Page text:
Please welcome the newest member of our writing team, Katie of Lavender and Leeks, with an introduction to her history on the allotment…
I am fairly new to this gardening malarkey, my Dad acquired his allotment back in 2012 and I used to help him out which is when my green fingers appeared (although not literally!) Gardening seems to be in my blood to a certain extent, my Grandparents used to grow their own food in the back garden and my Great-Grandparents used to make wines and jams with their produce, stories I often hear about from my Dad. I put my name down for my very own allotment and in July 2013 I was given plot 15c, my little slice of heaven. It is rather tiny, 13 metres by 7 metres to be precise, and it was completely covered in weeds. However, I was one determined girl and with a little help from my Dad and Mr Rotavator, we soon created a blank canvas for me to start with.
By the time my plot was ready it was August but I was able to plant and grow some dwarf French beans, swiss chard, carrots, beetroot and turnips. I was like an excited child the day I ate my first home-grown harvest! Whilst the crops were busy growing I made plans for the main foundations of plot 15c and first on my agenda was a shed. Because every gardener needs a shed to retreat to right? I found my shed for a bargain price of £35.00, it was originally a 10’ by 8’ shed which my Dad cut down to the regulation 6’ by 4’ size. I added two reclaimed windows, a stable door and to finish it all off, a lick of lavender Cuprinol paint.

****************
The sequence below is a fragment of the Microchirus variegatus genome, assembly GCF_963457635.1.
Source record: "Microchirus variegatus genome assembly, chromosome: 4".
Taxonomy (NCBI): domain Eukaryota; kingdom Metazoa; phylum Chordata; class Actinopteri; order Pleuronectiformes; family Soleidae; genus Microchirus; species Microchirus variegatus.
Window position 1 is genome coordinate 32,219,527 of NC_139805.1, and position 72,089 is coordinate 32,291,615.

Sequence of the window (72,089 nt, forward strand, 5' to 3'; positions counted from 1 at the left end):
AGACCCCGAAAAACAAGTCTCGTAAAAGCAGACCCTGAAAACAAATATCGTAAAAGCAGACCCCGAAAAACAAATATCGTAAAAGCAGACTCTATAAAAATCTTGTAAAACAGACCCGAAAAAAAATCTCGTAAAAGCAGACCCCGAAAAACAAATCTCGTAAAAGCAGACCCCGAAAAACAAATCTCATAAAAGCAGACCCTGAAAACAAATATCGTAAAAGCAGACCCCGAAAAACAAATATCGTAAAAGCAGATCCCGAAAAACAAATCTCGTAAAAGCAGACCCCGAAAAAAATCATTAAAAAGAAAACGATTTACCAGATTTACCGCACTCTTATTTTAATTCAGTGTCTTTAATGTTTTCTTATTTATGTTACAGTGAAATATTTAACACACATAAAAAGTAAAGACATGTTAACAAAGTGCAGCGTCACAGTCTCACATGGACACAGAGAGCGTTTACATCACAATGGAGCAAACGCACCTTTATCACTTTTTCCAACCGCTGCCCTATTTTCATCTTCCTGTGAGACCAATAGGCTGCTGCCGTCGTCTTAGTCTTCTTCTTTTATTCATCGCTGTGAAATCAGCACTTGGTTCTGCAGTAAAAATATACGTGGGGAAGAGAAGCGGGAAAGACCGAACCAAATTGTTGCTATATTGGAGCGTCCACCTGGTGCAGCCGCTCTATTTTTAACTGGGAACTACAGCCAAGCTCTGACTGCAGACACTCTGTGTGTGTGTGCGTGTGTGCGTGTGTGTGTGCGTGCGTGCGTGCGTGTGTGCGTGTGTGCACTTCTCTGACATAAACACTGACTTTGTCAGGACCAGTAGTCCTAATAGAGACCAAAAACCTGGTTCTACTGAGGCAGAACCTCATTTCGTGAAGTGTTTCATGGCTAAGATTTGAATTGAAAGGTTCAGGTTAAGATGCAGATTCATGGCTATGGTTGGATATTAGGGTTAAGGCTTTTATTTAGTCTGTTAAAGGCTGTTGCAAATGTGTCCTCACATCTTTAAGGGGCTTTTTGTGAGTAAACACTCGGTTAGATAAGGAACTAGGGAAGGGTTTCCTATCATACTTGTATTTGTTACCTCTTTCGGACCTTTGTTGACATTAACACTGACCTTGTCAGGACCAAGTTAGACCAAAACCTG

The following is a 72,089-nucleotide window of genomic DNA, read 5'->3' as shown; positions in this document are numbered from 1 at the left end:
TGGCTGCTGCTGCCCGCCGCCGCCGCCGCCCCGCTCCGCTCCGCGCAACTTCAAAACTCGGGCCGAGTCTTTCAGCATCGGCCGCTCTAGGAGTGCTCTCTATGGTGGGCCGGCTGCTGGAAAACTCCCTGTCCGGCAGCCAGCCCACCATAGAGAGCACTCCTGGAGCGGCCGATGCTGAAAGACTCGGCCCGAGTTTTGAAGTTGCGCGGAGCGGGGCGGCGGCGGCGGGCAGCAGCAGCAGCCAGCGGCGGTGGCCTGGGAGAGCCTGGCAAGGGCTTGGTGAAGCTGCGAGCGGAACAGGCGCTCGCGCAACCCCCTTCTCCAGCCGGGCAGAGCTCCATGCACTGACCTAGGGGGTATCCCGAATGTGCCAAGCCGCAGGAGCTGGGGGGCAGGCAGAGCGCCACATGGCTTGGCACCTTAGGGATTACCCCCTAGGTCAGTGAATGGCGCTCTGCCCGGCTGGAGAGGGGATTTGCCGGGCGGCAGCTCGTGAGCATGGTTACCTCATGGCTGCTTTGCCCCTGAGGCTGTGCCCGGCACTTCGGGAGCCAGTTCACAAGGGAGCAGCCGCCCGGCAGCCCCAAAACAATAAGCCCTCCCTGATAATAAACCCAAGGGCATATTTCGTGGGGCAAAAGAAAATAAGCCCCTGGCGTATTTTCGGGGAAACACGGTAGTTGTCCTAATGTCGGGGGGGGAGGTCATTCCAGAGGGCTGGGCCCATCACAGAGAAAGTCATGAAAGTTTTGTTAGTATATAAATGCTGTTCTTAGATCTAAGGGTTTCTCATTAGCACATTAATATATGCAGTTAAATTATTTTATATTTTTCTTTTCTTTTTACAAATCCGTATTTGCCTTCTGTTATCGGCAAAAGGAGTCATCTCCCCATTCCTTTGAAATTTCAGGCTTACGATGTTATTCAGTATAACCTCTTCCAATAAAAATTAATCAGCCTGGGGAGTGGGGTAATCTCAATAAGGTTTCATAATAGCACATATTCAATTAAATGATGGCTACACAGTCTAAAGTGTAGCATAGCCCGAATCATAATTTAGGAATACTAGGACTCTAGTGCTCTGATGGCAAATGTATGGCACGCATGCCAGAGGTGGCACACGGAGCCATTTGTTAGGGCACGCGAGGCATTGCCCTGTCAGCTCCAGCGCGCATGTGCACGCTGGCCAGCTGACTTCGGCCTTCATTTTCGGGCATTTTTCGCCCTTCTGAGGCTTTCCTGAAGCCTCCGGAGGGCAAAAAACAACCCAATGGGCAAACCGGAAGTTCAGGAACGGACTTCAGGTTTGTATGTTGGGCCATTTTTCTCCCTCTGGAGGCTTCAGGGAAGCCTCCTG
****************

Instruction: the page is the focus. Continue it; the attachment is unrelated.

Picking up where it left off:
Now this is my first full year on plot 15C and I have chosen to grow the basic things as well as some more unusual crops such as borlotto beans, climbing pumpkins, flower sprouts and gherkins. There is also a fruit cage (which has no netting on it yet) which consists of raspberries, blackcurrants and gooseberries as well as two raised strawberry beds and two cranberry bushes in the hanging baskets under my shed windows. As you can tell I am trying to squeeze as much as possible into my little space without overcrowding the vegetables and making it look like a big mess.
I do however, love the rustic and wild look and I am a big lover of wild flowers. I have dedicated a little area especially for growing flowers and I am giving companion planting a go by planting various flowers and vegetables together. It is June and the majority of things have been planted and sown and the allotment is starting to look green and alive. There is still a long list of never ending jobs to be done and they include building a hazel archway, making a pond, making some cages for strawberry beds, netting the fruit cage, netting the brassicas… etc etc. I shouldn’t really moan because I love it really!
I have had my allotment for nearly a year now and I wouldn’t change it for the world, although a slightly larger one would be much appreciated. It is my little slice of heaven, my happy place where I can go and relax whilst doing what I love. If I could, I would spend every hour of the working day up my allotment pottering away sowing seeds, harvesting crops and drinking tea in my shed!
Thank you for reading and happy gardening!